# If a topological space is completely regular, can we assume the seperating function to be bounded?

I am working through Conways functional analysis p.137.

A completely regular space $X$ is a topological space in which for each point $x$ and closed set $A$ disjoint to $\{x\}$ there exists a continuous function $f \in C(X)$ with $f(x) = 1$ and $f(y) = 0$ for all $y \in A$.

The first lines of the proof of proposition 6.1 suggest that $X$ is at least T1 if not T2. Let's suppose $X$ is T2, then for each pair of points $x \neq y$ we find such a seperating function.

Can we w.l.o.g. suppose this function to be bounded?

My idea is to work with something like cutoff functions which live on two disjoint open neighbourhoods (using T2) $O_x$ and $O_y$ of $x$ and $y$ but I am not sure why something like this should exist.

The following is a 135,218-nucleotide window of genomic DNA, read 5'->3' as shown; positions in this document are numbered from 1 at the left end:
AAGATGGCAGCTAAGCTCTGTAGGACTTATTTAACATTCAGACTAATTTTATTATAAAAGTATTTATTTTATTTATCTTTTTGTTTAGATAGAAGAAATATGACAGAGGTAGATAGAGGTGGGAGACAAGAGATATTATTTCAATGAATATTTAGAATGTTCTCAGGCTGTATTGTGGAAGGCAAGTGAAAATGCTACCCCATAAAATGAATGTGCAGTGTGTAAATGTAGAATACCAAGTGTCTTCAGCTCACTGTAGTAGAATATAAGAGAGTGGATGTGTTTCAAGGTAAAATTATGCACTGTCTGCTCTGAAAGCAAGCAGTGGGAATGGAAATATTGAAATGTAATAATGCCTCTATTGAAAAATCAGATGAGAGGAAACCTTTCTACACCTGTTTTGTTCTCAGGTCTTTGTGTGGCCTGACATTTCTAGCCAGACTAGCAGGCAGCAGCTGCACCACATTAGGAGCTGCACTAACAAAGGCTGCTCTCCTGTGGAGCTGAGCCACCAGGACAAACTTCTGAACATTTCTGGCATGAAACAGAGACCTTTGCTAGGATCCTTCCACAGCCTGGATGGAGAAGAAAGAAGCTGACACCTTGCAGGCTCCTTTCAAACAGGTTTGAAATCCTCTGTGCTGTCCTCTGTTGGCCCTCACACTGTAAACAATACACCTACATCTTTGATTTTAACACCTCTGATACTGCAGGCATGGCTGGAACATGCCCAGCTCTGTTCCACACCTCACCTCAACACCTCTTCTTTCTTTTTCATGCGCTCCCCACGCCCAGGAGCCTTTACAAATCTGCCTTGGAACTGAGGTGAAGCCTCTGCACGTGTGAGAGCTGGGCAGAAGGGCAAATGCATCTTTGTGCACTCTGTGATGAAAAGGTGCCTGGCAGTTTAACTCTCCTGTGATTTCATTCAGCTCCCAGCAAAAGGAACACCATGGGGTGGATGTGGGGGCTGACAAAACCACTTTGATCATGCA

Let $g: \mathbb{R} \rightarrow \mathbb{R}$ be the function defined by $g(x) = 0$ if $x \le 0$ , $g(x) = x$ for $x \in [0,1]$, $g(x) = 1$ for $x \ge 1$. This is continuous, and if $f$ is any separating function, $g \circ f$ is a bounded one.
Yes. Just define $g(x)=\max(0,\min(1,f(x)).$
Yes, you can suppose the function to be bounded, since you have homeomorphisms from $\mathbb R$ to intervals in $\mathbb R$, for example. So, you can construct a homeomorphism $F: \mathbb R\to(-1,2)$ such that $F(1)=1$ and $F(0)=0$ (there are infinitely many such functions).
Then, take your function $f$ and look at $g(x)$ defined as $g(x)=F(f(x))$.